The ability to prospect anonymously for lovers who have no overlap with your actual life is something of a Valhalla for married people inclined toward extramarital sex, and by all accounts, the dating sites are teeming with them. Many are disguised as singles, while some operate quite openly, usually – though not always – without a picture. (Friendster and Spring Street Networks allow ”open marriage” and ”discreet,” respectively, in their choices of ”relationship status.”) B., a 45-year-old woman who says her husband is unable to perform sexually, has been using the personals for the past two years to find ”playmates” to consort with during her husband’s frequent business trips. She likes younger men, 25 to 35, and usually corresponds with them for about a month before arranging a 30-minute coffee date – in effect, a chemistry date – which is the only time she appears with them in public. ”Men are usually pretty aggressive about talking about their sexual preferences, and I try to match that,” she said. ”After all, I’m not looking for companionship or romantic love here. I want sex, and I want mutual orgasms, and then I want to go home alone. . . . If he expresses reluctance about giving oral sex or being ‘scared’ of vibrators, then I know he’s not for me.”
If the coffee date goes well, B. arranges a meeting either at a hotel or at her date’s home; she never ”entertains.” Despite all the screening, she has had her share of bad experiences, most often in the form of men expecting to be serviced as if she were a prostitute. But she has also found ”regulars” – others, similarly attached, who are game for occasional, discreet sex dates.
Greg may not be looking for a serious relationship, but he’s not after no-strings sex, either. An ideal date for Greg is a woman he can see casually, sleep with for as long as possible and stay friends with when the sex ends. The lack of context around women he meets online doesn’t trouble him. ”We had enough in common, I guess,” he said of the woman he slept with on the first date the previous night. ”I tend to focus more on the fun at hand – I’m not preoccupied with matching up with a person’s life goals or hobbies or anything.” By the end of that week, he had gone on four dates with women he’d met online (one indirectly; she was the friend of another online date) and had slept with three of them – a busy week, Greg said, though not extraordinary. He practices safe sex. ”It’s more or less understood with everyone that condoms are mandatory,” he explained. ”I even have a brand. There is also a brand I hate. Also, it’s extremely rare for the girl not to have condoms. The one time I forgot mine because of a last-minute pants change, my date had a whole box in her purse.”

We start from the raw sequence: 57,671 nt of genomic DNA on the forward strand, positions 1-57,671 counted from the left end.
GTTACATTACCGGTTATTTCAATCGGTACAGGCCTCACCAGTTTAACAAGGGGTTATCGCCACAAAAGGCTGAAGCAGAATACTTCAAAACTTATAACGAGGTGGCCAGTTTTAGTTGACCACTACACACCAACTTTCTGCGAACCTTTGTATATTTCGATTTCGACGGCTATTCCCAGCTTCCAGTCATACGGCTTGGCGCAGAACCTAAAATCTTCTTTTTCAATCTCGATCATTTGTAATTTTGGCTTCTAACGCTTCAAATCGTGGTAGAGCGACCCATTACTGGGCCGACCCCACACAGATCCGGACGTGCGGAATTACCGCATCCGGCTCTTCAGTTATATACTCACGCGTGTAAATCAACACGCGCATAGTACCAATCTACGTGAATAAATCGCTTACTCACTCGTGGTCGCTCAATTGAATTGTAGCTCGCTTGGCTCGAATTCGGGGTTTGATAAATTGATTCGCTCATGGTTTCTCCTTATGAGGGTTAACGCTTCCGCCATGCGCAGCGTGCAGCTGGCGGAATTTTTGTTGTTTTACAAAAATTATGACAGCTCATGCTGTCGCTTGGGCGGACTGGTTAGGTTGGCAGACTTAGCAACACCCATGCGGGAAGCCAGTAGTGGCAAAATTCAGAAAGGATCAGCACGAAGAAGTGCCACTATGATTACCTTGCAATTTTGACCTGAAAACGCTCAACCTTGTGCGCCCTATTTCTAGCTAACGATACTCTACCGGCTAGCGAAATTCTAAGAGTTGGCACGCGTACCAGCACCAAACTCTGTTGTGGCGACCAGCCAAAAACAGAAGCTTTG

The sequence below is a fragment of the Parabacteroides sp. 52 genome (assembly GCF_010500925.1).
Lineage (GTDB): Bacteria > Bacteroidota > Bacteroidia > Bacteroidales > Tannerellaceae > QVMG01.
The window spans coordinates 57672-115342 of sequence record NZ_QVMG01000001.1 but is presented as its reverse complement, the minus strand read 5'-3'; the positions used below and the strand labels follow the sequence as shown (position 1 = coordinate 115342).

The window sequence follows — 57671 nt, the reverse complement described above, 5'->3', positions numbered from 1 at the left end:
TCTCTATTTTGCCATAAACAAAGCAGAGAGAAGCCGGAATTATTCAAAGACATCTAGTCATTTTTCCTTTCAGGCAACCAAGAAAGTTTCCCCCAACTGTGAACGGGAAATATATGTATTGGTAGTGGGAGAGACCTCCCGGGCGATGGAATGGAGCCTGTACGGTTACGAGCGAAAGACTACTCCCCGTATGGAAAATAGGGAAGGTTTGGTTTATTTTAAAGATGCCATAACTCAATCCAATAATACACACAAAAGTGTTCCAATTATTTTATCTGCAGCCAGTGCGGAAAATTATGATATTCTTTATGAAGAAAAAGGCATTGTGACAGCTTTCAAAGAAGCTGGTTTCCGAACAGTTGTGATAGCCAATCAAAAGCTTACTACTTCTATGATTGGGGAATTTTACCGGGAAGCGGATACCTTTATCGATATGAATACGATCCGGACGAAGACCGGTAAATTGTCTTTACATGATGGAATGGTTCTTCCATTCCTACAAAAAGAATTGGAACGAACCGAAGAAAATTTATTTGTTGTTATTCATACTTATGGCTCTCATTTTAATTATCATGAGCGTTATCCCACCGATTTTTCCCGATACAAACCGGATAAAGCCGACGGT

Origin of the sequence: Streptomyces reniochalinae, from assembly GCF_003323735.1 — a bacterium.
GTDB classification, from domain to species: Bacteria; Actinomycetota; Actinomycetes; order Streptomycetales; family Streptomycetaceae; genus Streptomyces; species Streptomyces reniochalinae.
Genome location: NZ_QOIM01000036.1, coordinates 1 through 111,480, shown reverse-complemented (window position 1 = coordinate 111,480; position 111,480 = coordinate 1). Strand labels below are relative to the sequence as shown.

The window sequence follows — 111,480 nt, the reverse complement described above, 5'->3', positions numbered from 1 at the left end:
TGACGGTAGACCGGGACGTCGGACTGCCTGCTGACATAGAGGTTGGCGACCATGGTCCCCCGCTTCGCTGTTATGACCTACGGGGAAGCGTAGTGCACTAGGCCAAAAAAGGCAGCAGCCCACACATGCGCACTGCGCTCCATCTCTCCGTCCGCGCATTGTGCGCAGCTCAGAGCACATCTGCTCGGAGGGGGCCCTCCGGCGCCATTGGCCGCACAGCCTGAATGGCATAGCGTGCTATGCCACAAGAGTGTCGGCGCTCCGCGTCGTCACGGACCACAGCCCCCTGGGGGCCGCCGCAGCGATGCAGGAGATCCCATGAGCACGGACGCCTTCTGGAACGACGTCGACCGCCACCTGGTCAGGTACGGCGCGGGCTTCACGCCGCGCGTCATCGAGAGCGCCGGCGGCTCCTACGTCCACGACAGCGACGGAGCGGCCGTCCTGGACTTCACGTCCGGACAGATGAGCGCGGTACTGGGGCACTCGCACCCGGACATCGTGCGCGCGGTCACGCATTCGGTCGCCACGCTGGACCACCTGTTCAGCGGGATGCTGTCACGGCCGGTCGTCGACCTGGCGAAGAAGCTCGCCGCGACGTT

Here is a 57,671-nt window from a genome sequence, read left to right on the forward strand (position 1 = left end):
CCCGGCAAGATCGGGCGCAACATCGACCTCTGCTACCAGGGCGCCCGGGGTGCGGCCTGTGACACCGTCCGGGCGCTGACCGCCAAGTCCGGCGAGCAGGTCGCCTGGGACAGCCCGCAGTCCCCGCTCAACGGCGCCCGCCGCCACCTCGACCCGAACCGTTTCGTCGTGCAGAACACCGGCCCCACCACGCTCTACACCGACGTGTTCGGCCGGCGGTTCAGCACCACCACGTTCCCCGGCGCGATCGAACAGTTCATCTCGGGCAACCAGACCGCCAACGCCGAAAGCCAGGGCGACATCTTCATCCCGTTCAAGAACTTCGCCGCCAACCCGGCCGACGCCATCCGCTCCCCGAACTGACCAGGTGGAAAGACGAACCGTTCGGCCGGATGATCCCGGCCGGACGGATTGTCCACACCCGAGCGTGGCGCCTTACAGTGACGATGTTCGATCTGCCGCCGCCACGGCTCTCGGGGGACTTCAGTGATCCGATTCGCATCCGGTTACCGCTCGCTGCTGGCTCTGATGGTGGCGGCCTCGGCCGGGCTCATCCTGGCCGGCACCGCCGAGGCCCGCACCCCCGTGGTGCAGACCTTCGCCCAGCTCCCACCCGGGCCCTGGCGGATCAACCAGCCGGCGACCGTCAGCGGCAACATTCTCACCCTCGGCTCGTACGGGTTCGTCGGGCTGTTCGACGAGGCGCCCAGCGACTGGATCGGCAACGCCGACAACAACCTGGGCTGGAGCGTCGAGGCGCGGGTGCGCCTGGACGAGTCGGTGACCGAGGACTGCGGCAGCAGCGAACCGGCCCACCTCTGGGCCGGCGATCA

One of Greg’s dates that busy week was Sam, the woman whose grammar he’d corrected in his introductory e-mail message, whom he’d already been out with several times. Before that date, Greg said, ”she and I are becoming good buds, so I’m not sure she’ll still be wanting to have sex.” When I asked him to explain, he elaborated: ”It seems to be the way things go: sexual desire either disappears or is repressed (who am I to say which?) if the relationship isn’t progressing. The less frequently you meet, the longer it can last without getting serious. If you hang out and have sex for a whole weekend, that might well be the end of it.” He was wrong about Sam, though. ”Sam and I had wonderful, slow, deep sex last night,” he told me the next day. ”I guess we are not in the buddy zone. Yet. I still think it lacks any romantic interest.”
Around this time, Sam noticed my picture on Greg’s Friendster page (I had joined in hopes of finding interview subjects) and contacted me independently. Wired New Yorkers under 30 seem to be universally mesmerized by Friendster, which functions as much as a social cross-referencing system as a dating site: a way of keeping track of, and learning more about, people they have already met in real-world contexts. Sam told me (by e-mail; we’ve never met or spoken) that she moved to New York a year ago, having just graduated from college. Last spring, after breaking up with her boyfriend of three years, she began posting personals ads online through Time Out New York. As of this writing, she has met 13 of her respondents and slept with 4, including Greg. She said of Greg in August: ”He is inarguably interesting. I can’t quite figure him out. Which is one of the perils of online dating – no references. I have no one to ask whether Greg is a man-whore but Greg himself.” By ”man-whore,” Sam meant a player, or a guy who sleeps around and avoids commitment.